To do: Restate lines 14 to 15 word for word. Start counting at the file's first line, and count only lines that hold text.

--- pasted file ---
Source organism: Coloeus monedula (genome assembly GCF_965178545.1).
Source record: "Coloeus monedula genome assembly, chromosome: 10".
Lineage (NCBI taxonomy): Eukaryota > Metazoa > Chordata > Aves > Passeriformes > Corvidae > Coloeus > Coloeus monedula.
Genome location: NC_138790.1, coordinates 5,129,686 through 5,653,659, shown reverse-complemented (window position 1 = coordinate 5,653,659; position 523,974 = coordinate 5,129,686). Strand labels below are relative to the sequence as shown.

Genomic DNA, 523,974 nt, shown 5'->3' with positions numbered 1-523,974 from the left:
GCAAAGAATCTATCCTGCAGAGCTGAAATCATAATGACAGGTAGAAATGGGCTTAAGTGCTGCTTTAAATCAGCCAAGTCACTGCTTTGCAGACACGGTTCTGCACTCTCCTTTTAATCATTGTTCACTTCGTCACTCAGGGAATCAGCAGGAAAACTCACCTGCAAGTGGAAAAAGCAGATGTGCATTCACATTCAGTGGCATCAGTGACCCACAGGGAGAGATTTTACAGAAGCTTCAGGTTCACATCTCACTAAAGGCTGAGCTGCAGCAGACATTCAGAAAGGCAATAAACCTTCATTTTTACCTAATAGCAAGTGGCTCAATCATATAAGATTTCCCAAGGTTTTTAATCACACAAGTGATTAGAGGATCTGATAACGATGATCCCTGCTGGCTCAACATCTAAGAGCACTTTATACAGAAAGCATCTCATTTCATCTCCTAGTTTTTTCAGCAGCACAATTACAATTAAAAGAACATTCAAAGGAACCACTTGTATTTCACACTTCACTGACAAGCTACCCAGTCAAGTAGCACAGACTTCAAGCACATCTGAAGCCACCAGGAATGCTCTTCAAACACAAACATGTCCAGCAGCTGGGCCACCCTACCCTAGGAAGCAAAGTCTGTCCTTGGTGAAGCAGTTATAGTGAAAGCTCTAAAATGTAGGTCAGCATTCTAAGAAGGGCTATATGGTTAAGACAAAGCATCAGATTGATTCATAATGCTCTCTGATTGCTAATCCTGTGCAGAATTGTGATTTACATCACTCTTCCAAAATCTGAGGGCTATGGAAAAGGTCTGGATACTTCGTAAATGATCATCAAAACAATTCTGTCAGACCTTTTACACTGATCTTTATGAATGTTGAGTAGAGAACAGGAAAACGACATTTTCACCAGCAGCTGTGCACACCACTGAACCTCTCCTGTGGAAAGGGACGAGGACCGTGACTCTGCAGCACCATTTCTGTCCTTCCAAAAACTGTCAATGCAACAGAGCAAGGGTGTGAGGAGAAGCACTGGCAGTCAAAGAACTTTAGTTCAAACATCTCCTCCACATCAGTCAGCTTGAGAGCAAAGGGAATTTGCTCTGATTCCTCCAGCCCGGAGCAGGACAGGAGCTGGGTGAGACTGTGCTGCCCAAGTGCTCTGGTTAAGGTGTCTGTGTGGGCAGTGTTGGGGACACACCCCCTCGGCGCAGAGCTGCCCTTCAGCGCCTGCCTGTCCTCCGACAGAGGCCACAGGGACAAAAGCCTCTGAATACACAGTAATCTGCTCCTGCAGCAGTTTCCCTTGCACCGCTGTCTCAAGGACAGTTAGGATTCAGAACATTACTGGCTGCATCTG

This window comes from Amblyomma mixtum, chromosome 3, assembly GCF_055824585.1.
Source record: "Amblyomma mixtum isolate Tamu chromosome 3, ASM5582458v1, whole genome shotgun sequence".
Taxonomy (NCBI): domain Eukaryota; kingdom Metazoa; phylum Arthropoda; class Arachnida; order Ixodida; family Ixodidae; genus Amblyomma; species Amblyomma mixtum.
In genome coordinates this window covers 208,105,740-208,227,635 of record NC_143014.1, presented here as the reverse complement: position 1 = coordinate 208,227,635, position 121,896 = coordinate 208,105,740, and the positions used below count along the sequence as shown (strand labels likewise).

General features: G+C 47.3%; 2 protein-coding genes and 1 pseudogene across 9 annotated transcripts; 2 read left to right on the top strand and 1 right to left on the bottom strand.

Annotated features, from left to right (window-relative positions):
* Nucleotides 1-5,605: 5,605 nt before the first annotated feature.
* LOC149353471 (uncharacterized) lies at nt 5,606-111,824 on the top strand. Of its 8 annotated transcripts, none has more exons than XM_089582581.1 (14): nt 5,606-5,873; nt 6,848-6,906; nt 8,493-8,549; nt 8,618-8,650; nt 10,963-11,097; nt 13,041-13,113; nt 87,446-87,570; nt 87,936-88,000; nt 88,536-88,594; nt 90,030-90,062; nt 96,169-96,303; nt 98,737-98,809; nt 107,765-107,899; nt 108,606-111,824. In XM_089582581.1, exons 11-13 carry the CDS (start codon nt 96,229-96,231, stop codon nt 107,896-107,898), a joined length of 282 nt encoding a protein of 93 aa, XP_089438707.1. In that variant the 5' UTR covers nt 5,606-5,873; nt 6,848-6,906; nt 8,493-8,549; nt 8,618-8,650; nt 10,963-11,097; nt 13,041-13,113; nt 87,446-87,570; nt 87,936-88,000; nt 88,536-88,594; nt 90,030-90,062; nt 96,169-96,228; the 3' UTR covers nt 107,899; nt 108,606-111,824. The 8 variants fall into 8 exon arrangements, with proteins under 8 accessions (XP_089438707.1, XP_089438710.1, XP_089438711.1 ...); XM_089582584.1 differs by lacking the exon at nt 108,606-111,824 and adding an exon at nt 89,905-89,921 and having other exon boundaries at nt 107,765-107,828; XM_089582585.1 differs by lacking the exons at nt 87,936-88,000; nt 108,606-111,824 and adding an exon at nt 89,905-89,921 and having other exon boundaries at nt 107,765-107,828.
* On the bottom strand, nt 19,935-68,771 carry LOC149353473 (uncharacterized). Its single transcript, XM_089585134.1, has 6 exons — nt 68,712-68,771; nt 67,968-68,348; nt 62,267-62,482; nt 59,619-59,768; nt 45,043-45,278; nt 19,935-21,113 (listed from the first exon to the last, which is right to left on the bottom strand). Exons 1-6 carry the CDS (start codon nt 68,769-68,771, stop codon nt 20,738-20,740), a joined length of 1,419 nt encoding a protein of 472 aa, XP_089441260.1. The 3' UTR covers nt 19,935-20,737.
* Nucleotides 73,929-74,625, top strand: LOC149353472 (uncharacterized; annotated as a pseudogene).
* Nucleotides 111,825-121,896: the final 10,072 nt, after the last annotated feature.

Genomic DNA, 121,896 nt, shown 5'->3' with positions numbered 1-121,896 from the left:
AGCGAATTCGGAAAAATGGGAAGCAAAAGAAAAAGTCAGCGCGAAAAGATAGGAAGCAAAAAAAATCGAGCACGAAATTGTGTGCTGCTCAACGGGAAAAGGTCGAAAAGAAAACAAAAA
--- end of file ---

* LOC149353471 (uncharacterized) lies at nt 5,606-111,824 on the top strand. Of its 8 annotated transcripts, none has more exons than XM_089582581.1 (14): nt 5,606-5,873; nt 6,848-6,906; nt 8,493-8,549; nt 8,618-8,650; nt 10,963-11,097; nt 13,041-13,113; nt 87,446-87,570; nt 87,936-88,000; nt 88,536-88,594; nt 90,030-90,062; nt 96,169-96,303; nt 98,737-98,809; nt 107,765-107,899; nt 108,606-111,824. In XM_089582581.1, exons 11-13 carry the CDS (start codon nt 96,229-96,231, stop codon nt 107,896-107,898), a joined length of 282 nt encoding a protein of 93 aa, XP_089438707.1. In that variant the 5' UTR covers nt 5,606-5,873; nt 6,848-6,906; nt 8,493-8,549; nt 8,618-8,650; nt 10,963-11,097; nt 13,041-13,113; nt 87,446-87,570; nt 87,936-88,000; nt 88,536-88,594; nt 90,030-90,062; nt 96,169-96,228; the 3' UTR covers nt 107,899; nt 108,606-111,824. The 8 variants fall into 8 exon arrangements, with proteins under 8 accessions (XP_089438707.1, XP_089438710.1, XP_089438711.1 ...); XM_089582584.1 differs by lacking the exon at nt 108,606-111,824 and adding an exon at nt 89,905-89,921 and having other exon boundaries at nt 107,765-107,828; XM_089582585.1 differs by lacking the exons at nt 87,936-88,000; nt 108,606-111,824 and adding an exon at nt 89,905-89,921 and having other exon boundaries at nt 107,765-107,828.
* On the bottom strand, nt 19,935-68,771 carry LOC149353473 (uncharacterized). Its single transcript, XM_089585134.1, has 6 exons — nt 68,712-68,771; nt 67,968-68,348; nt 62,267-62,482; nt 59,619-59,768; nt 45,043-45,278; nt 19,935-21,113 (listed from the first exon to the last, which is right to left on the bottom strand). Exons 1-6 carry the CDS (start codon nt 68,769-68,771, stop codon nt 20,738-20,740), a joined length of 1,419 nt encoding a protein of 472 aa, XP_089441260.1. The 3' UTR covers nt 19,935-20,737.